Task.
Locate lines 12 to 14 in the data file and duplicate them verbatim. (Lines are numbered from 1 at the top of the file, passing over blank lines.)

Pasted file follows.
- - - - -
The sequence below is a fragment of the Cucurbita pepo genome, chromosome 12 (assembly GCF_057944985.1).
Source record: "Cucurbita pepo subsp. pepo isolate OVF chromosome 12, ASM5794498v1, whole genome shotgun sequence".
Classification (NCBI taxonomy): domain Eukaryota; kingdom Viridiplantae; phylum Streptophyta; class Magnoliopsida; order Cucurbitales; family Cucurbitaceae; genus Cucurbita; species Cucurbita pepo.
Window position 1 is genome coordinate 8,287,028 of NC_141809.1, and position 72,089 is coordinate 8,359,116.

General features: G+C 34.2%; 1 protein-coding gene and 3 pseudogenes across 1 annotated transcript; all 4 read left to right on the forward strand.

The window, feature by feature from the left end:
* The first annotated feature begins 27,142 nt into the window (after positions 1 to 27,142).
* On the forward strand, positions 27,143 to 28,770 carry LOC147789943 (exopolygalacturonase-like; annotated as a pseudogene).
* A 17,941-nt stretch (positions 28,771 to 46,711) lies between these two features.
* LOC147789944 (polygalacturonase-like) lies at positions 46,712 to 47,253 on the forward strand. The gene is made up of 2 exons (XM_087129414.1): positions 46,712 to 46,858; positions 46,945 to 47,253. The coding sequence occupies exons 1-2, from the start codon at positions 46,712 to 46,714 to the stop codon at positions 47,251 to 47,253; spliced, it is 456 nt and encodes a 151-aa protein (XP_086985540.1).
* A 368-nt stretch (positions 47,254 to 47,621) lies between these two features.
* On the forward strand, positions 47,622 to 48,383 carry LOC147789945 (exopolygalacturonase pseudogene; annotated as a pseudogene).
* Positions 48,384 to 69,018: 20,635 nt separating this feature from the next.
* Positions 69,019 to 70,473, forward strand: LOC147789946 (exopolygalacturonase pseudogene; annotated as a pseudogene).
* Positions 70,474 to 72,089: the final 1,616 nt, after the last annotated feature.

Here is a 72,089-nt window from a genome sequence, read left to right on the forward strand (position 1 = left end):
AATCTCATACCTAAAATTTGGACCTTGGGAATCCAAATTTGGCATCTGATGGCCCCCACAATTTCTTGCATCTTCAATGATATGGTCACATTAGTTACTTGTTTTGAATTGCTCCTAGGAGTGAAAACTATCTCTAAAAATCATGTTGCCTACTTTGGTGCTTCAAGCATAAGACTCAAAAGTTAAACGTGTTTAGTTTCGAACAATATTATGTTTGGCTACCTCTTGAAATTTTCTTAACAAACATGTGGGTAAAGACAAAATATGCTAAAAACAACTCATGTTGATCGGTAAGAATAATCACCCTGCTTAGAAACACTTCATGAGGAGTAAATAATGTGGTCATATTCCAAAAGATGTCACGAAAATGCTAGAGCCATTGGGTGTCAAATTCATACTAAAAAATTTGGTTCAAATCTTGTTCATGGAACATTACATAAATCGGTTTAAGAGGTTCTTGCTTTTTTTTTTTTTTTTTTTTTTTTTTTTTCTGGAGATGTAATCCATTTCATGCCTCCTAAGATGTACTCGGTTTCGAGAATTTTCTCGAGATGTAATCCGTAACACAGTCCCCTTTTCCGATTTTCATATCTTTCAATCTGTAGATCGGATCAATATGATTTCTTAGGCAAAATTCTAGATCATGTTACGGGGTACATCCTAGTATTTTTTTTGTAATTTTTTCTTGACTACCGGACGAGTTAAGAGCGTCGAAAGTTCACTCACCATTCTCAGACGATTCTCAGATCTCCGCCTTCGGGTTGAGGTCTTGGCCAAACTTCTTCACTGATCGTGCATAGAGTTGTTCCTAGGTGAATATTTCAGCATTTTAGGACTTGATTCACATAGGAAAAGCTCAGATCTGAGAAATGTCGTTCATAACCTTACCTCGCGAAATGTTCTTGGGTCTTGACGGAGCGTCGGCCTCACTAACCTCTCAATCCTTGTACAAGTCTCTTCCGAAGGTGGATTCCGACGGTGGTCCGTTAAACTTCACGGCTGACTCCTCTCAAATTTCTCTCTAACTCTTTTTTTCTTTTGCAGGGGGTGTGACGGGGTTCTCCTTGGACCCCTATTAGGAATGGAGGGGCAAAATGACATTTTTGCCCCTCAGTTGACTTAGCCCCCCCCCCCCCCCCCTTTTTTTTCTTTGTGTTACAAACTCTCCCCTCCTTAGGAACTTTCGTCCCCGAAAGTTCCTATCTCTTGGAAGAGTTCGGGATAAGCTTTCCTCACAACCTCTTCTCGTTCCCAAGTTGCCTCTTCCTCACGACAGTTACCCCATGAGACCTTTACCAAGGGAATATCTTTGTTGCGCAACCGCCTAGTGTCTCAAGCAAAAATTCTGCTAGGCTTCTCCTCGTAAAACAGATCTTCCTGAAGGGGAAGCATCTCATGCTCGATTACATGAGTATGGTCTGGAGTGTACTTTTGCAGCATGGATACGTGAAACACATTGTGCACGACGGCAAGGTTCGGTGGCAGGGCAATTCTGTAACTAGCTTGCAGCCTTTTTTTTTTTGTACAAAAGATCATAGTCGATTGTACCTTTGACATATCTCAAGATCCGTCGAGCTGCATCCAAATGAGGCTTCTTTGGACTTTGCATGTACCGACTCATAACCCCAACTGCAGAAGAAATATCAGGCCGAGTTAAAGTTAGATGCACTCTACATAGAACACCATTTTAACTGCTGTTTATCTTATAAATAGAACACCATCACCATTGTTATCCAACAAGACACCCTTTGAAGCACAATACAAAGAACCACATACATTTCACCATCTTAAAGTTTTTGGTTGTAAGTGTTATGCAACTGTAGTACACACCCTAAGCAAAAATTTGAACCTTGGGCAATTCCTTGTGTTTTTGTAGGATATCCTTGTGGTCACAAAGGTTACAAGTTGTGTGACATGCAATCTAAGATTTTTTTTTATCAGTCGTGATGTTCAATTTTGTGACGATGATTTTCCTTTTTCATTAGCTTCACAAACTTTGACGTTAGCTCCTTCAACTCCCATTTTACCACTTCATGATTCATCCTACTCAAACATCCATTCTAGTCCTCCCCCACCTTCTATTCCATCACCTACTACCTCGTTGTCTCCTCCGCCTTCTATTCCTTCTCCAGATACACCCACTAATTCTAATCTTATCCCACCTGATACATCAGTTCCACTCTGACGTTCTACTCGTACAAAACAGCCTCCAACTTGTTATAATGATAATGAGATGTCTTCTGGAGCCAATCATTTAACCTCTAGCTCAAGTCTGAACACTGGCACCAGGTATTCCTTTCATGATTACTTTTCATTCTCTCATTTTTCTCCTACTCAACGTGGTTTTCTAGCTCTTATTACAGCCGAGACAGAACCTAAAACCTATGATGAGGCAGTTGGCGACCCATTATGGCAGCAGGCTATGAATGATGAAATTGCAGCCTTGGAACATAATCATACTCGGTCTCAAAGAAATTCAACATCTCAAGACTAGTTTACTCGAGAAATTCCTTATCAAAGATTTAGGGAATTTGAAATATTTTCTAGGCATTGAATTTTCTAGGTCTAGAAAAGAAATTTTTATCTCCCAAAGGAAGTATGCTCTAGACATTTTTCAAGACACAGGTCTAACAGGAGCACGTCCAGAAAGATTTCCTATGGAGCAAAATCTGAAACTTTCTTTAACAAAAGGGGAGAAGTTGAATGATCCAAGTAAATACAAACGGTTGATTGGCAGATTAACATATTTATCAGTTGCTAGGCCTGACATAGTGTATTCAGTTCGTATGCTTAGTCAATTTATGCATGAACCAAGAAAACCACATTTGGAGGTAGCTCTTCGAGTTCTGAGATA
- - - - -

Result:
* On the forward strand, positions 47,622 to 48,383 carry LOC147789945 (exopolygalacturonase pseudogene; annotated as a pseudogene).
* Positions 48,384 to 69,018: 20,635 nt separating this feature from the next.
* Positions 69,019 to 70,473, forward strand: LOC147789946 (exopolygalacturonase pseudogene; annotated as a pseudogene).